South Africa became a constitutional democracy since 1994, however the spatial segregation, economic and social impacts of colonialism and, more so, the Apartheid regime are still very much present in South African society and have contributed to the gaps between land accessibility and property ownership. As a result of this history, land issues remain highly contested in South Africa as current governing structures are driven to address spatial injustices and the resulting complexities of land access, land tenure and land use management through intensive reforms since 1994. South Africa is still challenged to dismantle a fragmented spatial and tenure system.


2. Legislative aspects

Since the election of a democratic government in 1994, South Africa has implemented extensive reform to address inequalities in access to land. There are various pieces of acts and policies that provide directives or guidelines for land identification, addressing land and land use development, land and property ownership as well spatial transformation, some of which are listed below:

  • The Constitution of the Republic of South Africa
    • Section 25. Property
  • Spatial Planning and Land Use Management Act 16 of 2013 (SPLUMA)
  • Expropriation Act 63 of 1975
  • Sectional Titles Act 95 of 1986
  • Prevention of Illegal Evictions Act 19 of 1998
  • Extension of Security Tenure Act 62 of 1997
  • Land Reform (Labour Tenants) Act 3 of 1996
  • The Interim Protection of Informal Land Rights Act 31 of 1996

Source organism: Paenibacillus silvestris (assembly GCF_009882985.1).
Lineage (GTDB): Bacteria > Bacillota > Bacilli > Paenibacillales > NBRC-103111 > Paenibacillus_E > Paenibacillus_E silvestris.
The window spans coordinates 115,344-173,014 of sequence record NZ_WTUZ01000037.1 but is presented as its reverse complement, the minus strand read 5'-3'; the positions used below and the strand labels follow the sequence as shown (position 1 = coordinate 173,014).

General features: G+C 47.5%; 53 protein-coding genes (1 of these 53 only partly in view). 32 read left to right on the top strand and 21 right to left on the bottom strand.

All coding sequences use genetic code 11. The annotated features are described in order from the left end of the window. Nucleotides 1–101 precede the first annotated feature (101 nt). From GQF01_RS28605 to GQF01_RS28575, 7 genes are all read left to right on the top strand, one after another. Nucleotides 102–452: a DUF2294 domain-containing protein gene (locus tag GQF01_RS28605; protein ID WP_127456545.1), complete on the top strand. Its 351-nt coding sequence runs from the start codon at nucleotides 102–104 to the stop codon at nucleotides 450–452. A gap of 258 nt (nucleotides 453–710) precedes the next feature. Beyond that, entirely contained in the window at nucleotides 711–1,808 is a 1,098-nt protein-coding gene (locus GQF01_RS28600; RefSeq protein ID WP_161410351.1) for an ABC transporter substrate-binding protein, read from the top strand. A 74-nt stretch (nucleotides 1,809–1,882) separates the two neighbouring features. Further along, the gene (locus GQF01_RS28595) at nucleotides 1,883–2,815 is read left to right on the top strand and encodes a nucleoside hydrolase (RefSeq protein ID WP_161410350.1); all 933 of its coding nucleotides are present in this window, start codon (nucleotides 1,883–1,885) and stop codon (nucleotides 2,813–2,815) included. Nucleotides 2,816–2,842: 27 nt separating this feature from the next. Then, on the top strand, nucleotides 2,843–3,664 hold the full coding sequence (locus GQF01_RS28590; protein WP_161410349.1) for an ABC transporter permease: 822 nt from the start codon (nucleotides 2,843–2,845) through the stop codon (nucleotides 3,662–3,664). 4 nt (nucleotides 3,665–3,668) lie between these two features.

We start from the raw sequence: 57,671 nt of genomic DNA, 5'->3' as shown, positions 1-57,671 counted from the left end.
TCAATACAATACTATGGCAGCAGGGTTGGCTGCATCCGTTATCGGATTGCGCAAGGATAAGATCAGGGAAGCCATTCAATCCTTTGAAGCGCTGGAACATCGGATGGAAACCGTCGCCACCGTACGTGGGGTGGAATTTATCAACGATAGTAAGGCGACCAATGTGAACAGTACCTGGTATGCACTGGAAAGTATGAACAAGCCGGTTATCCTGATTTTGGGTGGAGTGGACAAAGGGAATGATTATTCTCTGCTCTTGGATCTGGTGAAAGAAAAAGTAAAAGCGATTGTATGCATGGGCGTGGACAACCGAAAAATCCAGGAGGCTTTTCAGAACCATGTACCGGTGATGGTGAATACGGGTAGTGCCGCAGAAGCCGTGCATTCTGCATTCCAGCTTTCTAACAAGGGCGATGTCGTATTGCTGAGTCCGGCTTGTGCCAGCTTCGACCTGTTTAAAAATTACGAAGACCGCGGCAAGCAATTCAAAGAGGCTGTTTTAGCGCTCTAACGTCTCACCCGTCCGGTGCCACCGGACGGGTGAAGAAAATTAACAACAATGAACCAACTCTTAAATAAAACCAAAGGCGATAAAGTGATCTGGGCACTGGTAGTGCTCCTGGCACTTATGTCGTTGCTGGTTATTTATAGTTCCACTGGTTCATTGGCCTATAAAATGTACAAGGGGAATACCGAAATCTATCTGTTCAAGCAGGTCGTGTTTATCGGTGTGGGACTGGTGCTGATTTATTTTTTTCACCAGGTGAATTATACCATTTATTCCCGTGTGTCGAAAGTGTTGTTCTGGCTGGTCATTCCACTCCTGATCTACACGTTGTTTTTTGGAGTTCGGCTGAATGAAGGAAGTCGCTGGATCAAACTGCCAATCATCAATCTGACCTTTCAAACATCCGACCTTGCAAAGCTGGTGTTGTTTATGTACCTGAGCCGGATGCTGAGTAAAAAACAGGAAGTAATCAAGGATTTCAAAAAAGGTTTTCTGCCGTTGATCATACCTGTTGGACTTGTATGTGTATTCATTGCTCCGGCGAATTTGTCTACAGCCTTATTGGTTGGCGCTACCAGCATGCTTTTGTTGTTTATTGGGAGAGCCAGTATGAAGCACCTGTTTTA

• Restitution of Land Rights Act 22 of 1994
  • Land Titles Adjustment Act 111 of 1993
  • Infrastructure Development Act 23 of 2014
  • Deeds Registries Act 47 of 1937
  • Land Survey Act 8 of 1997
  • Property Valuation Act 17 of 2014
  • Electronic Deeds Registration Systems Act 19 of 2019
  • Municipal Systems Act 32 of 2000
    • Municipal By-laws


Figure 1: Timeline showing some of the key land related laws


3. Government updates South Africa's land expropriation bill

The bills is part of the work of government in ensuring redress and fulfilling the aspirations of the people to have an equitable society. The bill comprehensively covers the various areas and instances where land can be expropriated with the conscious view on the various uses of the land opportunities, these including - agriculture, human settlements and industrial development.

The bill is set to replace the current Expropriation Act of 1975, and clearly how and when expropriation can take place in South Africa.

Key focuses of the bill of the instances when land may be expropriated without compensation includes:

  • Where the land is not being used and the owner's main purpose is not to develop the land or use it to generate income, but to benefit from an appreciation of its market value;